The term ‘holocaust’ originally referred to ancient Greeks and Romans’ sacrifice by fire when a sacrificial animal was totally burnt. Later on this term became used as a synonym for a mass destruction of humans, usually by incineration. International historiography also uses the term Shoah (Hebrew HaShoah (unexpected) ruin, destruction), indicating the mass slaughter of Jews in Nazi concentration camps during World War II. The Holocaust was possible within the traditional environment of anti-Semitism, reaching its peak with the most radical mass slaughter of the Jews in their history.
Thus, when speaking about the Holocaust, we speak about the consequences of an ideology which wanted to have an ethnically, racially, and culturally pure society within the middle of Europe.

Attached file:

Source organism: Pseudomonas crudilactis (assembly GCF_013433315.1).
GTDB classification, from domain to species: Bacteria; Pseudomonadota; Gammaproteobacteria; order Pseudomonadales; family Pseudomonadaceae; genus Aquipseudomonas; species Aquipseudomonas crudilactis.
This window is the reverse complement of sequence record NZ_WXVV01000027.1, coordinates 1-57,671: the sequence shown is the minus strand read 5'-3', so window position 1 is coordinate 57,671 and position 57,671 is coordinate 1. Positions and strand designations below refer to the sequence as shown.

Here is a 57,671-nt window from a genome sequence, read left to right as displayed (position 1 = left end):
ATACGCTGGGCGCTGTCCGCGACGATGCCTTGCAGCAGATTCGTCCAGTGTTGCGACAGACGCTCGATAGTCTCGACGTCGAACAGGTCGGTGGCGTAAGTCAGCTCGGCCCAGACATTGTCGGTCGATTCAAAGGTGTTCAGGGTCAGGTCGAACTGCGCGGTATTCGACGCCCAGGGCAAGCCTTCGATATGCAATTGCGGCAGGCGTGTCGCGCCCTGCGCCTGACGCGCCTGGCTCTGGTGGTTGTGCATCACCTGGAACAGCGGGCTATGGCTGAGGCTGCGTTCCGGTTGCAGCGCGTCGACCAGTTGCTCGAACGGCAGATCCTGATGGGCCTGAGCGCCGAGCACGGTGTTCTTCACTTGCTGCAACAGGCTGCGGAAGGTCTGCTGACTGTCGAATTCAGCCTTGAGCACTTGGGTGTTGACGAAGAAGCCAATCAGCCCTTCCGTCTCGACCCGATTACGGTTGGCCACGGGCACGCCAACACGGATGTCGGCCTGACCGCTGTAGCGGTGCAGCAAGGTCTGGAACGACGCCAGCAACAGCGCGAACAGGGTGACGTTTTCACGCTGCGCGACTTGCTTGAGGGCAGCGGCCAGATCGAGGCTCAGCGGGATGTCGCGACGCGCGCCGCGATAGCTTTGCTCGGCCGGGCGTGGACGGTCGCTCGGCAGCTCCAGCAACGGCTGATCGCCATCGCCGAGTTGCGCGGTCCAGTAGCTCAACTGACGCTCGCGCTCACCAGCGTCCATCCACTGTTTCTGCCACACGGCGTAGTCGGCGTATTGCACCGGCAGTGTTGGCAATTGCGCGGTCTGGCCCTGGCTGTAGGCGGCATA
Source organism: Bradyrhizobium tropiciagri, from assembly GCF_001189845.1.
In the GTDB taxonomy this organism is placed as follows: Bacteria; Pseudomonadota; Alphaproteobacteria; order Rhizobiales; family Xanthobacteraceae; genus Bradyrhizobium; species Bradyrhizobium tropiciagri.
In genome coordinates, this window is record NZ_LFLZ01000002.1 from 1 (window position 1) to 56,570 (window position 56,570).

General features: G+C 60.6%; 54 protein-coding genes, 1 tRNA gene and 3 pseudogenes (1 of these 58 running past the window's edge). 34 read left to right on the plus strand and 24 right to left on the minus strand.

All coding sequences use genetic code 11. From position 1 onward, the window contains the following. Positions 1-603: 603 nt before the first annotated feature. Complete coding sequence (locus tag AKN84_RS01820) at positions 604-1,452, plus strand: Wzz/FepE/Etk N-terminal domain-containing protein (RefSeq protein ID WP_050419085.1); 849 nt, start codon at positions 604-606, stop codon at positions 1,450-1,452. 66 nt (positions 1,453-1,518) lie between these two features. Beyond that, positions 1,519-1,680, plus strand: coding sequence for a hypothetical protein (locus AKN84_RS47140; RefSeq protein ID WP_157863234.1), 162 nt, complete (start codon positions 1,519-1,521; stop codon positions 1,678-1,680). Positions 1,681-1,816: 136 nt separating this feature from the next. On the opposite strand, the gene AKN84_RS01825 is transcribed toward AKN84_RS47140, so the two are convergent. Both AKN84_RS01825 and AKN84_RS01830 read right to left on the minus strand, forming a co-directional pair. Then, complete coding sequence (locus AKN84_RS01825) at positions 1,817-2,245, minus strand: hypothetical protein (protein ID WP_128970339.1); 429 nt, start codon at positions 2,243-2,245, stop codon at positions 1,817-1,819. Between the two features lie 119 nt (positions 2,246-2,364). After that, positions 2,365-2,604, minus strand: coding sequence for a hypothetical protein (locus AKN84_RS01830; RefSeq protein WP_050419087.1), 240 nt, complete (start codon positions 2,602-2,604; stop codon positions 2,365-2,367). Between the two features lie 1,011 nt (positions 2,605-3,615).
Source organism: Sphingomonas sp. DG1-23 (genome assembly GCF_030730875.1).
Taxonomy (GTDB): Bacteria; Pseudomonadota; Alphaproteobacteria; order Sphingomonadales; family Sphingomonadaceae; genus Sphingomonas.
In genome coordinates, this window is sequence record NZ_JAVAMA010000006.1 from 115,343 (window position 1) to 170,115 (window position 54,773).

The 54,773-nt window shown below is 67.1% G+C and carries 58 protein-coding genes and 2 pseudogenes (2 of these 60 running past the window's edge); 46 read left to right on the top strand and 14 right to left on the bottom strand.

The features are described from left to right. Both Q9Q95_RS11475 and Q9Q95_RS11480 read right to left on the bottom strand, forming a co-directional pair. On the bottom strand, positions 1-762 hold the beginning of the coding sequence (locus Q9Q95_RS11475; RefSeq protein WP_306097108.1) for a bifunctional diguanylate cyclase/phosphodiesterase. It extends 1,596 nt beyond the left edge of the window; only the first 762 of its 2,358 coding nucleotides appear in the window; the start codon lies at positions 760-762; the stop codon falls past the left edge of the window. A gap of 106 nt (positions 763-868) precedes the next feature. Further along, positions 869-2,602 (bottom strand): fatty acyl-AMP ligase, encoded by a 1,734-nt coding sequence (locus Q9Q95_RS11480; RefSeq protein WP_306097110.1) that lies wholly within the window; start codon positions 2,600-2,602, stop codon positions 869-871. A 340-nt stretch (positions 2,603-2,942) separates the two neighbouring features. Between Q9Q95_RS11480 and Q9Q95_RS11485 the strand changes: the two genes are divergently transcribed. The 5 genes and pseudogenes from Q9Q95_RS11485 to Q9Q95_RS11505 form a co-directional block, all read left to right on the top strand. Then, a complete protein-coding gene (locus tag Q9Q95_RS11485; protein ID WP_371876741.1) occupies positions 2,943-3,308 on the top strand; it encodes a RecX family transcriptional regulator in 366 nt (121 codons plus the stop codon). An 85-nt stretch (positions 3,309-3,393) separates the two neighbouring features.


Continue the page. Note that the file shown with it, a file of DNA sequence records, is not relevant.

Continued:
And indeed, we repeatedly have to emphasize that remembering the Holocaust requires courage from us to openly confront it by presenting this evil with no mercy, to suffer because of the inconsolable grief of children and parents, to feel the emptiness and loss, to read inconceivable testimonies on evil and depraved human minds, and to drag ourselves into the shadow of suspicion that the Holocaust tries to throw on the morality of all people and nations. Remembering the Holocaust and the tragedy of genocide should not just be the remembrance of the victims but also of those who have survived the greatest tragedy from the first half of the 20th century. For the deminishing generations of survivors’ sakes it is the duty of present generations and the historiography to prevent memory loss about one of the darkest sides of 20th century history.
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